Sheila Bair: The FTX Crash Looks Much Like the Bernie Madoff Scandal | CNN Business


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In just three years, Sam Bankman-Fried has built FTX into a massive crypto exchange backed by high-profile investors and valued at $32 billion. It took a few days for it all to collapse into a sprawling bankruptcy file.

Sheila Beer, a top regulator during the 2008 financial crisis, told CNN that there are uncanny similarities between the dramatic rise and fall of Bankman-Fried and FTX and Bernie Madoff’s infamous Ponzi scheme.

Bankman Fried, 30, like Madoff, has proven adept at using his pedigree and connections to seduce investors and regulators savvy in missing “red flags” hiding in plain sight, Beer notes.

Charming regulators and investors can be distracting [them] “It’s digging and really seeing what’s going on,” Beer, who headed the Federal Deposit Insurance Corporation from 2006 to 2011, said in a phone interview Monday. “I just felt like Bernie Madoff in that way.”

FTX filed for bankruptcy on Friday, throwing the cryptocurrency industry into chaos and raising the specter of huge losses for cryptocurrency exchange clients.

Long before the Ponzi scheme collapsed, Madoff was known as a Wall Street magician. He was the former chairman of Nasdaq, served on advisory committees to the Securities and Exchange Commission and managed money for the rich and famous.

For his part, Bankman-Fried has been a major campaign contributor to the Democrats in the 2022 election cycle. He has hired several former US regulators to serve in senior positions at FTX, and his parents are professors at Stanford Law School. The Wall Street Journal reported that as of filing for bankruptcy, FTX had a pending application with federal regulators to clear derivatives.

Better Markets CEO Dennis Kelleher said in a statement Monday that FTX has a strategy of “hiring a revolving door” from the CFTC and elsewhere “to use their knowledge, influence and access at the agency and in Washington to advance its agenda.” FTX”.

“People feel cheated,” Brian Armstrong, CEO of rival cryptocurrency exchange Coinbase, told CNN in a phone interview on Friday. “On the surface, FTX was able to get a lot of attention. But when people looked at it, the fundamentals weren’t there.”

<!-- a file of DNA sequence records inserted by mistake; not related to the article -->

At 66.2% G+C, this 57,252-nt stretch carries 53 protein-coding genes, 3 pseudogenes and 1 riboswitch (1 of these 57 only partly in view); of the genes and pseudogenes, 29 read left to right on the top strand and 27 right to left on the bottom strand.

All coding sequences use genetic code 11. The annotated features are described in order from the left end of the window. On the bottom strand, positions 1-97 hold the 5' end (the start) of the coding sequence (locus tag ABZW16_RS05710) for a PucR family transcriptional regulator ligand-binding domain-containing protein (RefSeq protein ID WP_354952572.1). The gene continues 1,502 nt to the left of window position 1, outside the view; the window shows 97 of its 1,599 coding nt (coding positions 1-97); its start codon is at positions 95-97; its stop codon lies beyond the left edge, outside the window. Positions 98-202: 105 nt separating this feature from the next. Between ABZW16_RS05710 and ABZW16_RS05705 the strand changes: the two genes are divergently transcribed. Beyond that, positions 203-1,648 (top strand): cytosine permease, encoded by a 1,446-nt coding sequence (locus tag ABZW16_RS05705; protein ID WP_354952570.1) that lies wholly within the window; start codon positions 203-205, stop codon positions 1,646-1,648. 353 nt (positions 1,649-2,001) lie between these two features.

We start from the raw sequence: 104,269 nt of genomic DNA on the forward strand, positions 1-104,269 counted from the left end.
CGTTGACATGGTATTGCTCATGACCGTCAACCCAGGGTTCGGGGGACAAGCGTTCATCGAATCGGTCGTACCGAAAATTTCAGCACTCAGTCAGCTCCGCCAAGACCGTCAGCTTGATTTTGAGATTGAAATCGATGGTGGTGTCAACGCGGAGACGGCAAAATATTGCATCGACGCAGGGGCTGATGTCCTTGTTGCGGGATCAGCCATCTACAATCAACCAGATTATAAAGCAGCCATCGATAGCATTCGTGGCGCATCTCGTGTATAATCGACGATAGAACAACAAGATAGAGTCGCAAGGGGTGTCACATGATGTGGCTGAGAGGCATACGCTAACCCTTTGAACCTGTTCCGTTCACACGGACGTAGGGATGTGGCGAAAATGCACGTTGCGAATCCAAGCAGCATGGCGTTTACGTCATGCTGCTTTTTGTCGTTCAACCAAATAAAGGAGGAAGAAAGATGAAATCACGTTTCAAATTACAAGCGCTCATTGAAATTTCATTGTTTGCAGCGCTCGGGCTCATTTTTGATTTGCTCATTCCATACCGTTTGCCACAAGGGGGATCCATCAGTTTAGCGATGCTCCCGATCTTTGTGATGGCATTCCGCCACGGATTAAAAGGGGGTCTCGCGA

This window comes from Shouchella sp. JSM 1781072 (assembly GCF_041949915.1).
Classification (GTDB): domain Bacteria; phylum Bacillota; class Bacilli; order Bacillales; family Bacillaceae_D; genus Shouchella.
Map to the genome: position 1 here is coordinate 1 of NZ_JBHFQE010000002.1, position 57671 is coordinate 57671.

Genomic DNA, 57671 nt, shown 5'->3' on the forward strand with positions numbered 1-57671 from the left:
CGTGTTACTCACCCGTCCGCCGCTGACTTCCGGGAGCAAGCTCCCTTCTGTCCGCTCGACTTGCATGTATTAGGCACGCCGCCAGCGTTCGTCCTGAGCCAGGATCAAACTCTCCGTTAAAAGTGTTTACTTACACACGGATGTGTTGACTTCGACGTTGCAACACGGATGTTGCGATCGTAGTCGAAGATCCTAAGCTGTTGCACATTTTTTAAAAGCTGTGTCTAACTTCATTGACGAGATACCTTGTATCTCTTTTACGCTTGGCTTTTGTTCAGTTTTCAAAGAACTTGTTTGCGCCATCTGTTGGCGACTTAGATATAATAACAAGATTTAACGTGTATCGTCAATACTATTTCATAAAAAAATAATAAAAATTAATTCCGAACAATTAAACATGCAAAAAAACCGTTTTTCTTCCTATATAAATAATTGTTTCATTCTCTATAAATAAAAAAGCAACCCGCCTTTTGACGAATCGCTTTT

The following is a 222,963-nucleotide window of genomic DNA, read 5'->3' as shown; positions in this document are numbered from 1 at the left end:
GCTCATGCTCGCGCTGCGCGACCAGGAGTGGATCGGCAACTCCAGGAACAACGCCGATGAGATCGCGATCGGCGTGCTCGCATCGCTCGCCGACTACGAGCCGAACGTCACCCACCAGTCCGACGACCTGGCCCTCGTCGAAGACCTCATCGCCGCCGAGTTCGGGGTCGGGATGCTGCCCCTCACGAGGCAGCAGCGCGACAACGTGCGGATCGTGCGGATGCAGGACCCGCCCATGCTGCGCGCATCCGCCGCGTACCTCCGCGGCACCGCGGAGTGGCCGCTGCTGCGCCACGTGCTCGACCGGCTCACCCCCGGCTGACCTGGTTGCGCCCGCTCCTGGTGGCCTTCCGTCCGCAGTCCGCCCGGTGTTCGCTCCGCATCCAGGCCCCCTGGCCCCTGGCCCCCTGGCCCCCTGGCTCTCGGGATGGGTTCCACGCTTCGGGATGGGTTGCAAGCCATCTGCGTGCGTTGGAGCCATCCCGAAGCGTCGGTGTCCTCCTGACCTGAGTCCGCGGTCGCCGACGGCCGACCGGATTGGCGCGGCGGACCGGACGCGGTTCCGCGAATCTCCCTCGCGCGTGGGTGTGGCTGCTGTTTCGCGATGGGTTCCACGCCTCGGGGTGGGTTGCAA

FTX garnered its $32 billion valuation with the blessing of investments from BlackRock, SoftBank, Sequoia, and other major investors.

“You can have this herd mentality where if all your peers and big names in venture capital are investing, then you should also be investing. That adds credibility with policymakers in Washington,” said Baer, ​​who sits on the board at Paxos, a blockchain infrastructure company. (Ber said she was talking about herself, not Paxos): It all feeds on itself.

Now, authorities in the Bahamas are investigating possible criminal misconduct surrounding the FTX explosion.

Neither FTX nor an attorney representing Bankman-Fried responded to requests for comment.

Madoff offered investors impressive returns that were remarkably consistent and an improbable track record later proven made possible by an elaborate scheme that involved paying back deposits from existing clients to new clients.

Given its ephemerality and media reports, serious questions have been raised about the accuracy and strength of FTX’s balance sheet. FTX’s bankruptcy filing indicates that it had liabilities of between $10 billion and $50 billion at the time of filing.

Sources told Reuters that Bankman-Fried secretly moved about $10 billion in client funds from FTX to his trading firm Alameda Research and used a “back door” to avoid raising accounting warning signs.

Bank-Fried denied to Reuters that the money was secretly transferred, blaming it instead on “confusing internal signs”.

Bear urged investors to be cautious and skeptical. “If it sounds too good to be true, it probably is,” she said.

The good news is that the former FDIC chief isn’t as concerned about an implosion of FTX threatening the entire financial system as Lehman Brothers did in 2008. Crypto is still a relatively small part of the broader financial economy and market.

“There is no systemic effect on the real economy,” Bear said, adding that it is all just “funny money in the air with speculation.”

The bad news, however, is that the cryptocurrency market remains largely unregulated, making it the wild west of the financial world. This leaves investors vulnerable when something happens.

“It is time to iron out the cryptocurrency regulatory system and figure out who regulates what, because people are getting hurt,” said Bear.

– If you are an FTX customer and would like to discuss how you have been affected by the bankruptcy, please contact [email protected]

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